William Eichler 15 May 2017

Charity reports ‘staggering growth’ in domestic abuse

Charity reports ‘staggering growth’ in domestic abuse

A children’s charity has reported a ‘staggering growth’ in the number of young victims exposed to domestic abuse.

Buttle UK’s figures show the number of grants awarded to families affected by domestic abuse rose by 22% between 2015 and 2016. 

Over £1m was awarded to those families affected by domestic abuse last year alone.

Buttle also said nearly 10,000 children who were referred to them last year had been affected by domestic abuse – out of these 3,384 children were aged four or under.

This represents an increase of 35% on the number of cases in this age group compared to the year before.

Looking at the reasons why families were referred to the charity during the last 5 years, 27% stated the primary or secondary reason for support was domestic abuse. 

This equates to 15,483 of the 57,024 cases referred to Buttle UK during this time.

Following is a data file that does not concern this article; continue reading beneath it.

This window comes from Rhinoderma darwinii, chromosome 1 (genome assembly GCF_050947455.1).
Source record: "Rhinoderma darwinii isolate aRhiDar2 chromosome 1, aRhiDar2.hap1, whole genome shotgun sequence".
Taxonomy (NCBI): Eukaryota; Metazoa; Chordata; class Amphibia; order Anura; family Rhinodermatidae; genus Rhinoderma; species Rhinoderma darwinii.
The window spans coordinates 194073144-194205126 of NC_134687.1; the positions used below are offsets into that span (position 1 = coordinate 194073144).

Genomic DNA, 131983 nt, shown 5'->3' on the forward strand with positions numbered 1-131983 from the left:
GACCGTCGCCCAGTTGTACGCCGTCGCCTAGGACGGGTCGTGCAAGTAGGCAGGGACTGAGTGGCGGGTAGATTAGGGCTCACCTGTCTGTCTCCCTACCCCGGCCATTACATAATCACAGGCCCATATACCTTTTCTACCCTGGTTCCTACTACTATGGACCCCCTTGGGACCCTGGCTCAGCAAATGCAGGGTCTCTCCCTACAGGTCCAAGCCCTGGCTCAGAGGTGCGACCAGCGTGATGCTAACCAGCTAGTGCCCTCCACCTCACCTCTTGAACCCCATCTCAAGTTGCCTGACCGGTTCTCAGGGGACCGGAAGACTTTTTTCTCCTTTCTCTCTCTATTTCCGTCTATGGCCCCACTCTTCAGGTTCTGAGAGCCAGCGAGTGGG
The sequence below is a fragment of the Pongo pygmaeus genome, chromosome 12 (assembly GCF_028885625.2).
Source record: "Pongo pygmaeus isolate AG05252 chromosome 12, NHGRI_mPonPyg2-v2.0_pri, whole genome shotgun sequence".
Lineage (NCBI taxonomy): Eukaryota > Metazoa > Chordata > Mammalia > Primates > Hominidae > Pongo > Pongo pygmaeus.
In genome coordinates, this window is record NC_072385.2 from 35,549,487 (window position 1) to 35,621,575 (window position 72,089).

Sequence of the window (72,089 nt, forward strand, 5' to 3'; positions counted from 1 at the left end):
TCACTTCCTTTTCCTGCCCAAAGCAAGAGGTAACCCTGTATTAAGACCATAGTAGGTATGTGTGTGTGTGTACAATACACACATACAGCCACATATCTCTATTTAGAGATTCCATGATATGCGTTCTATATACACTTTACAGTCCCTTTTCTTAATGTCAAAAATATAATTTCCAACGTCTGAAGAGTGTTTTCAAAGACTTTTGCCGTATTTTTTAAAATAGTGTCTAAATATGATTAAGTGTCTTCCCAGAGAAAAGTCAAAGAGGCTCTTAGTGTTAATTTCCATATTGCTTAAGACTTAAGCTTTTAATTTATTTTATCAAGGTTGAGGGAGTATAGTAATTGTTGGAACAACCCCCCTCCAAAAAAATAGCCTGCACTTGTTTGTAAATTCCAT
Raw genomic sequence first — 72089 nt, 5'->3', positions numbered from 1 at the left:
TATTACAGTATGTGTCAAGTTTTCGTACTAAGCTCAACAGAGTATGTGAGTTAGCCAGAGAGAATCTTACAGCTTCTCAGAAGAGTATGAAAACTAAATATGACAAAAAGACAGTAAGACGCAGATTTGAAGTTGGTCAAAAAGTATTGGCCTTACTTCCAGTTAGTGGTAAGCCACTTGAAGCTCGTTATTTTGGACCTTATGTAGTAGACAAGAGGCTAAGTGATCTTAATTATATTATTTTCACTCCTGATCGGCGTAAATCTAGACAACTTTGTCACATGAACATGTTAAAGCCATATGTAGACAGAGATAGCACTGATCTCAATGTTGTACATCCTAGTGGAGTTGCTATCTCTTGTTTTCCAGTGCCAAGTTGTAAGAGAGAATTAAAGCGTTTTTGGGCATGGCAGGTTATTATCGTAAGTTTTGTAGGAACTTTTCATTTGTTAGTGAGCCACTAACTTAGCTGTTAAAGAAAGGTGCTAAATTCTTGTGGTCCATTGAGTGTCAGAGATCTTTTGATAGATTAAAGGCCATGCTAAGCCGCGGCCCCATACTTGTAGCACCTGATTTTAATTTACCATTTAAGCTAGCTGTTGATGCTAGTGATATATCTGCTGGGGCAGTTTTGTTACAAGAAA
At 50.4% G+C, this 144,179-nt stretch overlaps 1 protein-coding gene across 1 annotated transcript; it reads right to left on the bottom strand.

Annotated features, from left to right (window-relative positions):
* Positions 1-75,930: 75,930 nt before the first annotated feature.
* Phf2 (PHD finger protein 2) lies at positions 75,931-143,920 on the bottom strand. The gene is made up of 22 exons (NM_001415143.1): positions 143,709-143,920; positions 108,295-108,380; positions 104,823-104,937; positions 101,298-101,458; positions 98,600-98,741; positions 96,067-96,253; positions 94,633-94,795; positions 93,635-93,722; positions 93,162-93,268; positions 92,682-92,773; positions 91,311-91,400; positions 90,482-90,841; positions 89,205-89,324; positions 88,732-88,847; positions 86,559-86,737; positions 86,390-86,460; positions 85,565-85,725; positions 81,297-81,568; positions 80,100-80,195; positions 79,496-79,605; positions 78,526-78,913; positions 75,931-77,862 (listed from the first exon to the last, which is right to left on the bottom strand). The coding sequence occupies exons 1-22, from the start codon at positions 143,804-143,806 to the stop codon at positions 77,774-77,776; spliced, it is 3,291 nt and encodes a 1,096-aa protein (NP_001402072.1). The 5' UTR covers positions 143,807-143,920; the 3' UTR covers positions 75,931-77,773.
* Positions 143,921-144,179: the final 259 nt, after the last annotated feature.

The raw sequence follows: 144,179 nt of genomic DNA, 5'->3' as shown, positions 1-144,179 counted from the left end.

Of the children and young people supported by the charity’s grants over the last 5 years 35,380 out of 121,540 were affected by domestic abuse.

Buttle UK registered a 29% increase in the number of children in this category last year.

The types of abuse registered included physical, mental and sexual abuse.

‘Domestic abuse is an extensive and largely under-reported problem across the UK,’ said Gerri McAndrew, CEO of Buttle UK.

‘Support services often assume that a child’s needs can be met by addressing the needs of the abused parent. 

‘The increase in referrals we have seen may be a result of better awareness of the issue in general, but we still believe that the specific issues that children face in these situations are not being identified and met.

‘We believe that this is the tip of the iceberg. It is estimated that 20% of children in the UK have been exposed to domestic abuse, but there has been very little published data in this area. 

‘The high number of children affected by the issue is key to the rationale for our “Chances for Children” campaign which hopes to raise an additional £10m over the next 5 years to help meet the inevitable increase in need to support these cases going forward.’

 
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